What is Radon?
Radon is an invisible, odourless, and tasteless radioactive gas that is found naturally in soil and rock from the breakdown of uranium.
High levels of radon found indoors can be a health risk to you and your family.
Long-term exposure to high levels of radon can lead to lung cancer making it the leading cause of lung cancer among non-smokers and the second leading cause of lung cancer (after smoking) overall.
There is no evidence that radon exposure causes respiratory diseases such as asthma, or symptoms such as persistent coughing or headaches.
Why does this matter in Alberta?
A recent Canadian survey on radon and indoor air quality reported that Albertans are the least likely to know about radon.
What can you do?
It's simple. The only way to know if you have high radon is to test.
Testing is easy.
The Lung Association of Alberta & NWT (TLA) recommends testing for three months with a long-term radon test kit.
You can purchase a test kit from The Lung Association for $45. This includes the test kit, associated instructions for use, and laboratory testing fees. To inquire about purchasing a radon test kit, please contact:
Amy Elefson, Program Specialist – Environment and Health
(780) 488-6995 ext. 2252 (Edmonton Area)
(888) 566-LUNG (5864) ext. 2252 (Toll Free – Outside Edmonton)
Radon test kits can also be purchased at your local Home Hardware location. If there is no stock on the shelf, ask the store to order one from their warehouse for you.
How to Test
We recommend that you place the radon test kit in the lowest level of a home (such as a basement or main floor) for a period of three months where it will not be disturbed.
After three months, collect the detector and mail it to a laboratory for analysis and results.
For complete testing instructions, click here.
For a list of approved radon mesurement devices, visit http://c-nrpp.ca/approved-radon-measurement-devices.
My home has high radon levels. What do I do?
If your home has high radon levels (200 Becquerels per cubic metre is the Canadian radon guideline), TLA suggests that you contact a certified radon mitigator.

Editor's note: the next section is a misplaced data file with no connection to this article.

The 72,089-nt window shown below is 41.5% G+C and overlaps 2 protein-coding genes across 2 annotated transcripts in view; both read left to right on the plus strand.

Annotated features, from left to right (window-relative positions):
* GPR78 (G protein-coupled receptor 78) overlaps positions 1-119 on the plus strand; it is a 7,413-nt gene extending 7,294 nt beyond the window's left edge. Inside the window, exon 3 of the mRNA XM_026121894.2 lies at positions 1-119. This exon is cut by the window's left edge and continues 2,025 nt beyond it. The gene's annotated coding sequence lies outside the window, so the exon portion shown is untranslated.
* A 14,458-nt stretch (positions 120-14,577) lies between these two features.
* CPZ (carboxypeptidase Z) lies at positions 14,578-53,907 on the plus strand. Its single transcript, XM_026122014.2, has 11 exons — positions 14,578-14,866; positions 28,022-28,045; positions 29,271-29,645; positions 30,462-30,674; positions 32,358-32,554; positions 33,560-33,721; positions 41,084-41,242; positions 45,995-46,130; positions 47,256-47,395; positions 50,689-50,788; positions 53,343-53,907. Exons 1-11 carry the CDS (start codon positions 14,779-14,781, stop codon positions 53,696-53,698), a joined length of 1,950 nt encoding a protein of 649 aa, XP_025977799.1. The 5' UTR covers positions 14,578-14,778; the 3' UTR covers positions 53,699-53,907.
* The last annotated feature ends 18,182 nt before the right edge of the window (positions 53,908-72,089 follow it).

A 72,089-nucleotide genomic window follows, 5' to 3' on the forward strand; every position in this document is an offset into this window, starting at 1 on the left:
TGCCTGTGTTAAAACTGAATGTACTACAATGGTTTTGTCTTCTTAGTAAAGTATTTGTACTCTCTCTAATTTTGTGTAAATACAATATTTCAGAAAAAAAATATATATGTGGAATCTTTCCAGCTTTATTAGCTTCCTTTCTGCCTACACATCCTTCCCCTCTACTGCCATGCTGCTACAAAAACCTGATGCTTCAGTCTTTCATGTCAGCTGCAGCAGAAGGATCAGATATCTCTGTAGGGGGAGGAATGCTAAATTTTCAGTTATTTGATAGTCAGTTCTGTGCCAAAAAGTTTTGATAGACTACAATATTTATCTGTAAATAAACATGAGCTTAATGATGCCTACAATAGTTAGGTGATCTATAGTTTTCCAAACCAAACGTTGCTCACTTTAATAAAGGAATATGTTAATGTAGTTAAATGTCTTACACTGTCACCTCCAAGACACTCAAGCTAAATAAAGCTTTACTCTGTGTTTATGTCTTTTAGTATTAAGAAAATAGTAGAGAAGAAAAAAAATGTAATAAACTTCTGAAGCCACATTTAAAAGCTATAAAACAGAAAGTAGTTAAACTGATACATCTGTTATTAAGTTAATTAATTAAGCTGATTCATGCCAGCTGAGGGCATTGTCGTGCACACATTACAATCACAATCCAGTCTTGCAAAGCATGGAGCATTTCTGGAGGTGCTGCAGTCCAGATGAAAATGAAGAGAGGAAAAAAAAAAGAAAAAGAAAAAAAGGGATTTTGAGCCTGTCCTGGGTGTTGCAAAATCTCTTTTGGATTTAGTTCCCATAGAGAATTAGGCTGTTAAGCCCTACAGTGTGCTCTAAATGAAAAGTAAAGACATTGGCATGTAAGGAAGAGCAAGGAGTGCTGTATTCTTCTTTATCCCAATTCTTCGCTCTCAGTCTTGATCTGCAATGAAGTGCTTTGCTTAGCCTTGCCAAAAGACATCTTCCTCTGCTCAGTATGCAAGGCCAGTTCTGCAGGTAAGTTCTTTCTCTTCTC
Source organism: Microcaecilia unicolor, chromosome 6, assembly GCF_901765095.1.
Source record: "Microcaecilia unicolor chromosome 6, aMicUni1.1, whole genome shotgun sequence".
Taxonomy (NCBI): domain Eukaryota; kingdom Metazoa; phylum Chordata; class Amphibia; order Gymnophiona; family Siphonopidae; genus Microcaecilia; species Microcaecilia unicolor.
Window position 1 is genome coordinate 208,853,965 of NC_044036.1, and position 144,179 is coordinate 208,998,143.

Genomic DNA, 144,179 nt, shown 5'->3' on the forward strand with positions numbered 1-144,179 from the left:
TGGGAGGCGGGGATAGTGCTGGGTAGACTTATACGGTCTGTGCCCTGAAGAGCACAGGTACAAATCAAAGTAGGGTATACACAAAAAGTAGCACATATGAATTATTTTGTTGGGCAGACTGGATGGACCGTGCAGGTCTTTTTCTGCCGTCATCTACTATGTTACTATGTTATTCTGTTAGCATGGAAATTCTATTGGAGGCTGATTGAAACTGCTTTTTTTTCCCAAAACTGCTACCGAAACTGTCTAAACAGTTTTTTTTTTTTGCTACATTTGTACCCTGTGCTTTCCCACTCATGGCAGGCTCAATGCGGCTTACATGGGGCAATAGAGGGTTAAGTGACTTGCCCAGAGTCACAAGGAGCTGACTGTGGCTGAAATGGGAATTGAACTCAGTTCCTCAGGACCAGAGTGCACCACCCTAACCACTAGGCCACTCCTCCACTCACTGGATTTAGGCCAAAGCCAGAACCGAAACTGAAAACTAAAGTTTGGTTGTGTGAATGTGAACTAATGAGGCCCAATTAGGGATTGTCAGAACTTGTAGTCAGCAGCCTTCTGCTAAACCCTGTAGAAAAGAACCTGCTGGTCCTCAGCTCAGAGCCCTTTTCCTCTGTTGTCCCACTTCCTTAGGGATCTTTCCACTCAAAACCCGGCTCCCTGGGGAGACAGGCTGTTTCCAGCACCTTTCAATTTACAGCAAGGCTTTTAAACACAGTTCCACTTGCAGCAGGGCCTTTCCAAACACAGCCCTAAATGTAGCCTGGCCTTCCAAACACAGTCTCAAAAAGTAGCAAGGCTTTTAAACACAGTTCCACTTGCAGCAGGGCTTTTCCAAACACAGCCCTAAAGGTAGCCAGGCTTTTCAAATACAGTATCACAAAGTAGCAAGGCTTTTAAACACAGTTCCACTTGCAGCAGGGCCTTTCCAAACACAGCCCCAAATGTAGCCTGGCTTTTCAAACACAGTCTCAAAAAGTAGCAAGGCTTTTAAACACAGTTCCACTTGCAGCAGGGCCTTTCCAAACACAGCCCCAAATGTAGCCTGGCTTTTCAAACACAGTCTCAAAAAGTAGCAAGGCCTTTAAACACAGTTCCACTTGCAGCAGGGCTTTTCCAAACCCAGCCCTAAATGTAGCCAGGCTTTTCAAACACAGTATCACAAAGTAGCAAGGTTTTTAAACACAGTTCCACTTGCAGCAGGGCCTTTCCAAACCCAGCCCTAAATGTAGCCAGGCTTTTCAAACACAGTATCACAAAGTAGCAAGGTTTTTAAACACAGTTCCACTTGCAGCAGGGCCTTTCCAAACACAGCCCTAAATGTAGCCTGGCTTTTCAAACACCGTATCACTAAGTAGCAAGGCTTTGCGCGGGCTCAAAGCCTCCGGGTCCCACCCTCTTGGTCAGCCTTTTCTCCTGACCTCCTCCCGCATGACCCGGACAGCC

A certified radon mitigator is a contractor or individual who is trained to fix your home and lower the amount of radon indoors.
To find a list of certified mitigators, please visit http://c-nrpp.ca/find-a-professional.
The Lung Association's Radon Awareness Campaign (2013/2014)
Thanks to everyone who participated in the 2012-2013 Radon Awareness Campaign!
To learn more about TLA’s Radon Awareness Campaigns, click here.
Additional Links - Consumers
Visit Health Canada or call 1-800-622-6232
Visit The Lung Association, Alberta & NWT's clean air resource centre for other downloadable resources about radon.
Additional Links - Home Industry Professionals
Visit the Canadian Mortgage and Housing Corporation website to learn more about radon mitigation.
Health Canada provides a radon reduction guide for professional contractors.
A NEW Health Canada document titled Radon Reducation Guide for Canadians is now available.
The Canadian Association of Radon Scientists and Technologists website is a great place to find information on radon in general, as well as measurement and mitigation.
If you are a mitigator interested in becoming certified, please refer to the new Canadian National Radon Proficiency Program.
Radon-Related Health Professional Resources - See links on "Clean Air Resources for Health Professionals" webpage
*** The above video courtesy of SHAW TV Edmonton***